Are you building a start-up business?
Do you know your potential buyers?
A startup is generally brought about by an entrepreneur or entrepreneurs, derived from a bright idea. This idea might be based on an observed opportunity, feedback from businesses or people about a service or product they might desire, or any other of a number of inspirations. That idea is then brought to reality, and the start-up is born.
At some point, however—ideally before the business is founded or a product or service is actually produced—it is vitally important that those directly engaged in running the business learn everything they can about their potential buyers.
Would they really want what you are offering? How would your offering fulfill their needs? What are they willing to pay? How do they normally purchase such items? All too often one or more of these questions are left unanswered until it is too late; investors have invested, facilities have been leased, employees are on the payroll—and the actuality is not matching up to the dream.
Nothing Like Digging In
While the wrong time to research these matters is after the business is up and running, it is more common than not that this is when it happens. If so, it is certainly never too late, even if not ideal. No matter when it occurs, the most important thing is to really dig in and learn everything you can about who will be buying your product or service.
This should include answering the questions listed out above—but it actually should go far beyond those. What kind of people are your buyers? What problems do they encounter that your product or service would solve? Who is your competition, and how will you compete with them? If companies will be your buyers, you should not only answer these questions for the company types and their purchasing agents, but also for the industry of which the companies are a part. If your customer companies also sell or resell your product or service, you should certainly find out about their buyers, too.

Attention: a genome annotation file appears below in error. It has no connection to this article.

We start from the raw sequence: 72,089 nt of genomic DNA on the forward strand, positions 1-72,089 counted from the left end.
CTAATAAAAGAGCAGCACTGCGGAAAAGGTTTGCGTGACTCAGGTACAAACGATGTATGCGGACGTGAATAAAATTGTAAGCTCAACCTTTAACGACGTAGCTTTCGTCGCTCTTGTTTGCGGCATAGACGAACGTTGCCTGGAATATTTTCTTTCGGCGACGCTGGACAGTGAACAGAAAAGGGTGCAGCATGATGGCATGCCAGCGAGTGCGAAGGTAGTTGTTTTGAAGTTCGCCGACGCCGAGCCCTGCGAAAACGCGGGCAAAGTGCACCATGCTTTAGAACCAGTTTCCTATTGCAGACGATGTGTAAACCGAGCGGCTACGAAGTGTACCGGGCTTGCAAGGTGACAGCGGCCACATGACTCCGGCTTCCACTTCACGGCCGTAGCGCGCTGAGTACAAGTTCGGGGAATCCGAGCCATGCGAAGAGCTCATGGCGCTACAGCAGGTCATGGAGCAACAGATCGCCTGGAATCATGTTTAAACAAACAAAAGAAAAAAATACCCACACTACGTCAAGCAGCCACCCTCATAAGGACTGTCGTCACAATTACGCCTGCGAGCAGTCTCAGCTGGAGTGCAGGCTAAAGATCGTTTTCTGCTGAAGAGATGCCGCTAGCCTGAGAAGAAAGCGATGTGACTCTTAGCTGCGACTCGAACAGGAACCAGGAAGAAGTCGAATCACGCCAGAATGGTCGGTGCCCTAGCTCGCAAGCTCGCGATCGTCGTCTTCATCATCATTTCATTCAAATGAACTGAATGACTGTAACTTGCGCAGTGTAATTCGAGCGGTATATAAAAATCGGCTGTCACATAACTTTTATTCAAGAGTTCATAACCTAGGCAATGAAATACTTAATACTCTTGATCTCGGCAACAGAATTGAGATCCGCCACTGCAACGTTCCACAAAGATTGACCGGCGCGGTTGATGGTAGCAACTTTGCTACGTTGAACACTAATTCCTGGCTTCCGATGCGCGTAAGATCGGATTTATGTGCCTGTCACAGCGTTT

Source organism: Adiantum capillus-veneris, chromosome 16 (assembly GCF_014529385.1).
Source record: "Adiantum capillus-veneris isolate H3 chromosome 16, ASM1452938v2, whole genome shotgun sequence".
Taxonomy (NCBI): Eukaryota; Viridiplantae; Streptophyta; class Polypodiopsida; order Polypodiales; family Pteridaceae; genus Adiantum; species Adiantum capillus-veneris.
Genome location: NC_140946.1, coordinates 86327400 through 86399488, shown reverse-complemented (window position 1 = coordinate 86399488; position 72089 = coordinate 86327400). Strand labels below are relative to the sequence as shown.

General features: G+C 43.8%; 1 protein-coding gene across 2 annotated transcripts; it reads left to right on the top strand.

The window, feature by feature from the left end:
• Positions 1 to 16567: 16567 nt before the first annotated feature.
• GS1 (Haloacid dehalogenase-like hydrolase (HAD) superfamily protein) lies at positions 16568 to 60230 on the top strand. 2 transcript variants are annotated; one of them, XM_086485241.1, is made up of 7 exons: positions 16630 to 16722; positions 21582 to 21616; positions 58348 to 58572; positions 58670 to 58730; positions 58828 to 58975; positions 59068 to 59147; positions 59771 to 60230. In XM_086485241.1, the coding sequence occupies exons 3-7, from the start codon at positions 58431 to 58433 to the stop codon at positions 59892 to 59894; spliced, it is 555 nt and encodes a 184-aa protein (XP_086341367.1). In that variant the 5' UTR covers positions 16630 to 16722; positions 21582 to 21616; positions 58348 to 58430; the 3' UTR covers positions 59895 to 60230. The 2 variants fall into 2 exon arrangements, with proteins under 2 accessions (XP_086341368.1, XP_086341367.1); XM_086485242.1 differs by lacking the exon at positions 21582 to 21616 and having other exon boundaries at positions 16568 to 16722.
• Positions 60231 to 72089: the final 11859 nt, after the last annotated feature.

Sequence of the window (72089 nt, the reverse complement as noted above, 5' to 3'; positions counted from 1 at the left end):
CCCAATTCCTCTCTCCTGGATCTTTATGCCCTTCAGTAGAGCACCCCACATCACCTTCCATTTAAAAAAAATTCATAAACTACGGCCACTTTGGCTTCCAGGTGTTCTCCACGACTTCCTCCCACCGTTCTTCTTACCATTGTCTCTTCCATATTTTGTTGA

The research you conduct should also include your potential buyers’ buying profile. This is especially important in B2B (business-to-business) start-up enterprises: how does a potential purchase make its way through your target company? What are their budget cycles? Is there a seasonal aspect to their buying?
Ask anyone who has done this: you will always be surprised by the answers, and those answers will be more valuable than gold to your business. It is time very well spent.
Informing Your Business
The data so obtained then needs to be used. It should inform everything from your marketing materials and your press releases to your sales approach, product names and even product designs.
Formulating Your Sales Process
The sales process—that exact series of steps followed from lead to close—is normally created through consultation of your most experienced and successful sales reps. That way the less-experienced salespeople can follow in the winning footsteps with each and every sale. It is well-known that an established and closely followed sales process greatly increases close rates.
But the data gathered in learning all about your buyers should also play a great part in formulating your sales process. The sales process, wherever possible, should be a reflection of the buying patterns of your potential customers. In this manner a sale follows right along that same pattern, through your company’s reflective sales process, and nothing is ever missed.
All of the research that you conduct, along with the sales process you evolve, should in turn be the foundation of the CRM system that you employ. Automation is there to back up sales and the rest of your company, not (as is too often the case) to create yet another set of tasks to be attended to. When CRM reflects everything you know about your buying public, it can do nothing else than be a total support. It then fulfills the function for which it was designed: the empowering interface between your company and its customers.
So right from the inception of your start-up, know your buyers. Find out everything you possibly can about them. Then use that information to take your company to the next level and beyond.
Stay tuned for more articles in our series on startups.